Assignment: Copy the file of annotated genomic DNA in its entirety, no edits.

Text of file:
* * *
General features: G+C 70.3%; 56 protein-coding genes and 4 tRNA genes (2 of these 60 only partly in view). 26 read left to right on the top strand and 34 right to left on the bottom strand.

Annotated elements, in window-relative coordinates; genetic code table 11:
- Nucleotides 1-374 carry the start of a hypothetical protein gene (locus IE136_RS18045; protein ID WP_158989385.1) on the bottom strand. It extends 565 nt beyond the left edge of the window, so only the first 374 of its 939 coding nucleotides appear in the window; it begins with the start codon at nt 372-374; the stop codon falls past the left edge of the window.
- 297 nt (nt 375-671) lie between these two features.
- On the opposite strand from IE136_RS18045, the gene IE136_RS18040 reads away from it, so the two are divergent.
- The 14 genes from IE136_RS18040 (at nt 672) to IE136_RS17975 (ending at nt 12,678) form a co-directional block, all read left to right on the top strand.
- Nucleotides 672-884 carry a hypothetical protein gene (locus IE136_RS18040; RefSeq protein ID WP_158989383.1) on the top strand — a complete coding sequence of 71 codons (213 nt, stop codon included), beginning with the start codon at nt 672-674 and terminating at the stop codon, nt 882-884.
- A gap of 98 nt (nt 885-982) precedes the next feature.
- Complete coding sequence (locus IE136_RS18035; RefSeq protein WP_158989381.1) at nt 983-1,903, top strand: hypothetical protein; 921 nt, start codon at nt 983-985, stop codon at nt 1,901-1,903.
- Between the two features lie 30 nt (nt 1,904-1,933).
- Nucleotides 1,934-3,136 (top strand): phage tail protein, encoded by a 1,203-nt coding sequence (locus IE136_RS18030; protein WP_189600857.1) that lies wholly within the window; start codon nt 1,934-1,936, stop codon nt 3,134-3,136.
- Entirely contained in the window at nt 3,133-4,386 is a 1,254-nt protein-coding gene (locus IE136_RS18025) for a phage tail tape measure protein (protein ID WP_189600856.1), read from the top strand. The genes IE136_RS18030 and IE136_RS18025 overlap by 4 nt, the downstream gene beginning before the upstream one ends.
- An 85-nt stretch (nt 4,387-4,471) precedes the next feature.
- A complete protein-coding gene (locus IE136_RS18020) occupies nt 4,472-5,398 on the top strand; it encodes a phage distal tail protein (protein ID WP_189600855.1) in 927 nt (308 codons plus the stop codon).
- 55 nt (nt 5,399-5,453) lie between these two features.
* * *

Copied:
General features: G+C 70.3%; 56 protein-coding genes and 4 tRNA genes (2 of these 60 only partly in view). 26 read left to right on the top strand and 34 right to left on the bottom strand.

Annotated elements, in window-relative coordinates; genetic code table 11:
- Nucleotides 1-374 carry the start of a hypothetical protein gene (locus IE136_RS18045; protein ID WP_158989385.1) on the bottom strand. It extends 565 nt beyond the left edge of the window, so only the first 374 of its 939 coding nucleotides appear in the window; it begins with the start codon at nt 372-374; the stop codon falls past the left edge of the window.
- 297 nt (nt 375-671) lie between these two features.
- On the opposite strand from IE136_RS18045, the gene IE136_RS18040 reads away from it, so the two are divergent.
- The 14 genes from IE136_RS18040 (at nt 672) to IE136_RS17975 (ending at nt 12,678) form a co-directional block, all read left to right on the top strand.
- Nucleotides 672-884 carry a hypothetical protein gene (locus IE136_RS18040; RefSeq protein ID WP_158989383.1) on the top strand — a complete coding sequence of 71 codons (213 nt, stop codon included), beginning with the start codon at nt 672-674 and terminating at the stop codon, nt 882-884.
- A gap of 98 nt (nt 885-982) precedes the next feature.
- Complete coding sequence (locus IE136_RS18035; RefSeq protein WP_158989381.1) at nt 983-1,903, top strand: hypothetical protein; 921 nt, start codon at nt 983-985, stop codon at nt 1,901-1,903.
- Between the two features lie 30 nt (nt 1,904-1,933).
- Nucleotides 1,934-3,136 (top strand): phage tail protein, encoded by a 1,203-nt coding sequence (locus IE136_RS18030; protein WP_189600857.1) that lies wholly within the window; start codon nt 1,934-1,936, stop codon nt 3,134-3,136.
- Entirely contained in the window at nt 3,133-4,386 is a 1,254-nt protein-coding gene (locus IE136_RS18025) for a phage tail tape measure protein (protein ID WP_189600856.1), read from the top strand. The genes IE136_RS18030 and IE136_RS18025 overlap by 4 nt, the downstream gene beginning before the upstream one ends.
- An 85-nt stretch (nt 4,387-4,471) precedes the next feature.
- A complete protein-coding gene (locus IE136_RS18020) occupies nt 4,472-5,398 on the top strand; it encodes a phage distal tail protein (protein ID WP_189600855.1) in 927 nt (308 codons plus the stop codon).
- 55 nt (nt 5,399-5,453) lie between these two features.